Defendant asserts that the trial judge was guilty of misconduct with respect to certain comments made to defense counsel. A review of the transcript does not support that charge.

Defendant next contends that he was deprived of a fair trial because of certain comments made by the prosecutor. [6] When counsel persisted in asking questions of witness Russell on the subject of the composite drawing to which the judge had previously sustained objections, the prosecutor said: "I think that counsel realizes it is incompetent, irrelevant and immaterial, and yet he continues to ask questions on that subject, although they seem to have done a very good job of identification." Although counsel assigned this remark as prejudicial misconduct he made no request that the jury be instructed to disregard it, and we therefore cannot consider the merits of this contention. "[T]he defendant may not predicate error in this court in the absence of assignment of such alleged misconduct as error and a request to the trial court to instruct the jury to disregard it." (People v. Stembridge, 99 Cal. App. 2d 15, 23 [221 P.2d 212].) [203 Cal. App. 2d 373]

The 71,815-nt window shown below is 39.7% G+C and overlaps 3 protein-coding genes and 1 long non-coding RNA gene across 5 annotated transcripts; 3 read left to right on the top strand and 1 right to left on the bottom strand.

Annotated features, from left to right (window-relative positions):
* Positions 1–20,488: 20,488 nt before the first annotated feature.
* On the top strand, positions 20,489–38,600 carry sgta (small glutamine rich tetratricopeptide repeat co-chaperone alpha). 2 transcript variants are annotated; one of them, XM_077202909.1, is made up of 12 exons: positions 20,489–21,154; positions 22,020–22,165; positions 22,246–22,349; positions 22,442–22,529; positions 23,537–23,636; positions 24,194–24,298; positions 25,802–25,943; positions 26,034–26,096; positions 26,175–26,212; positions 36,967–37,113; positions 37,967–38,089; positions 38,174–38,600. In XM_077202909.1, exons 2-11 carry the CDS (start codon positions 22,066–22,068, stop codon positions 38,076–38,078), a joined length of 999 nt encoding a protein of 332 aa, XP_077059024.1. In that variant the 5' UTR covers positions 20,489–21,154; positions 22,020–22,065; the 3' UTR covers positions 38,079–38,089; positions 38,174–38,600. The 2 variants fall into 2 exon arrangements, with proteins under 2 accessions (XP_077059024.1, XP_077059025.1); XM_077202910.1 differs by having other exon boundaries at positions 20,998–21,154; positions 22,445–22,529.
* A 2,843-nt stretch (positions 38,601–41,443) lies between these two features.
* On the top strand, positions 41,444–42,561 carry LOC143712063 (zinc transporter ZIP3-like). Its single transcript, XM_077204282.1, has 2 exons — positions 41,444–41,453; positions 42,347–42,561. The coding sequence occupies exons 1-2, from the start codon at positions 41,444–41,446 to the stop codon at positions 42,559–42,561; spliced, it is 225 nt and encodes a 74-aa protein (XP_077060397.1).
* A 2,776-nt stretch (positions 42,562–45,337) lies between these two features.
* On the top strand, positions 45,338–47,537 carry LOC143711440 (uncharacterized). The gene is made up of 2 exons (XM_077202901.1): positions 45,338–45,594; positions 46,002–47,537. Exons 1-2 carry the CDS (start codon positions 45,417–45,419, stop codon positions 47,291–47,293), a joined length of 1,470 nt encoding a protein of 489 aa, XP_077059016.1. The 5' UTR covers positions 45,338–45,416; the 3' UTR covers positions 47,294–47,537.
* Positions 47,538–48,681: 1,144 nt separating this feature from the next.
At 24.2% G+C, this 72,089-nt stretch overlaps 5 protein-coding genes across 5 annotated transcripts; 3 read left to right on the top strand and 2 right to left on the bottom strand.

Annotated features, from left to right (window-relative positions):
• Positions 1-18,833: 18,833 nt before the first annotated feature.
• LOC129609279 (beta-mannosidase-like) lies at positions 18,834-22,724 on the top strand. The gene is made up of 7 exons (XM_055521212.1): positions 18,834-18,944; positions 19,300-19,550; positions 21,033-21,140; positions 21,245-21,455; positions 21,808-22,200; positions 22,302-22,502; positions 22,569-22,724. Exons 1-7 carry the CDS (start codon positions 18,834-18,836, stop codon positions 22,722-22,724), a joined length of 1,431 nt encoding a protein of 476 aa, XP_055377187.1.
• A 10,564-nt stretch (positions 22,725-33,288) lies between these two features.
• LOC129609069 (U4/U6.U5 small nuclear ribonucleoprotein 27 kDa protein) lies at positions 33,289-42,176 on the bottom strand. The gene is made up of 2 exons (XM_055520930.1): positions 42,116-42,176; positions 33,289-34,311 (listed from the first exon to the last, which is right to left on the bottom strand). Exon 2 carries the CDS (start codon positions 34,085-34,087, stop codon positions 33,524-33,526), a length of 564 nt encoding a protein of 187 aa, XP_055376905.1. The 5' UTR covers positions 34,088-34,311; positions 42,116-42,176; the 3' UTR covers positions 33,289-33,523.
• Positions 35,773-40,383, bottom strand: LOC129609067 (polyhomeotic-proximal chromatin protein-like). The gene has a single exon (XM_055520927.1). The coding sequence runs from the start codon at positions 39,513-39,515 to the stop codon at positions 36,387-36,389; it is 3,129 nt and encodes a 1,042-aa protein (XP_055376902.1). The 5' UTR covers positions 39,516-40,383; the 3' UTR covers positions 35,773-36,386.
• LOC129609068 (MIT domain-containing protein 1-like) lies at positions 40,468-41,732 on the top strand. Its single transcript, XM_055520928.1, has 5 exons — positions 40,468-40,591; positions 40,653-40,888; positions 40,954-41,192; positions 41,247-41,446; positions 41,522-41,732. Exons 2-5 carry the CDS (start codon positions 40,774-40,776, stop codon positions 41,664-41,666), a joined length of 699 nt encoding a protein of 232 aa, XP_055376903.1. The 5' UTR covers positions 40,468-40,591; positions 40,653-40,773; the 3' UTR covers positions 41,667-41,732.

Further, during direct examination of defendant, counsel asked if defendant "had been in prison for awhile." After defendant's affirmative response the prosecutor inquired: "Is counsel attempting to impeach his own witness?" Defendant neither objected to this alleged misconduct, nor requested that the jury be instructed to disregard it. He cannot now urge that the alleged error was prejudicial. (People v. Hampton, 47 Cal. 2d 239, 240-241 [302 P.2d 300].)